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Comment: Re:1st: Who Owns the 25% least well-tuned autos? (Score 1) 395

by jratcliffe (#49647235) Attached to: 25 Percent of Cars Cause 90 Percent of Air Pollution

The quick data I could find on this is a couple of years old, but as of 2011, 93% of people who made less than $16k/year paid zero federal income tax. Heck, 60% of people making $17-33k pay zero income tax. So it's definitely not true that "everyone" making over $14k pays federal income tax.

http://economix.blogs.nytimes....

Comment: Re:Do not want (Score 1) 192

by jratcliffe (#49488559) Attached to: The Car That Knows When You'll Get In an Accident Before You Do

Car companies are incredibly cheap so any extra complexity adds to the unreliability faster than the convenience.

Which explains why today's wildly more complex cars are also wildly more reliable than the much simpler cars of yesteryear.

Oh, wait, it doesn't.

http://www.nytimes.com/2012/03...

Comment: Re:Disbarring (Score 1) 118

by jratcliffe (#49480299) Attached to: Jack Thompson Will Be Featured In BBC Film 'Grand Theft Auto'

"There's no license to be a teacher, or a banker, or a police officer."

Teacher licensing is required in every state that I know of. https://www.teach.org/teaching...

Bankers definitely require licenses, at least those who deal with client money in any significant way (look up FINRA, for example).

For police officers, you have to be vetted and hired by a government agency (which is essentially getting a license) and typically take a an exam, you can't just declare yourself a police officer.

"If the bar was effective at keeping bad lawyers out, then we wouldn't have bad lawyers (ha)"

So, because the bar isn't perfect at keeping bad lawyers out, it's worthless? That's like saying that since seatbelts won't save you in all accidents, it's not worth wearing them.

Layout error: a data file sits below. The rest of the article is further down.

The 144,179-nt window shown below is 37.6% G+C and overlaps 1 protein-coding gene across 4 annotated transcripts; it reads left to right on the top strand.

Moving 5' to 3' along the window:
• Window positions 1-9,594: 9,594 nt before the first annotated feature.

"and if we believe in a free market (which, the last time I checked, lawyers charge money), then the market should be able to sort it out on its own"

We can believe in a free market but also believe in a regulated market, particularly for things where it's typically difficult for an ordinary consumer to judge value (hiring an attorney isn't like buying an apple), and where the implications of a bad "product" can be very very serious.

Regulatory capture is a real issue, and there are lots of areas where it's a major problem (Institute for Justice has done a lot of work on this), i.e. interior decorators, to take one example, but lawyers (like doctors) are something where a state licensing process does make a lot of sense.*

*It's worth noting that, even in those professions, I disagree in some cases with the degree of regulation involved, i.e. doctors limiting what nurses and physician's assistants can do, or lawyers trying to prevent "document preparers" from handling very typical, standardized situations. If you have a house, life insurance, and $50k in the bank, your spouse is dead, your two kids are grown, and you want to leave everything to those two kids equally, you don't need a lawyer to do your will.

Neutrinos are into physicists.

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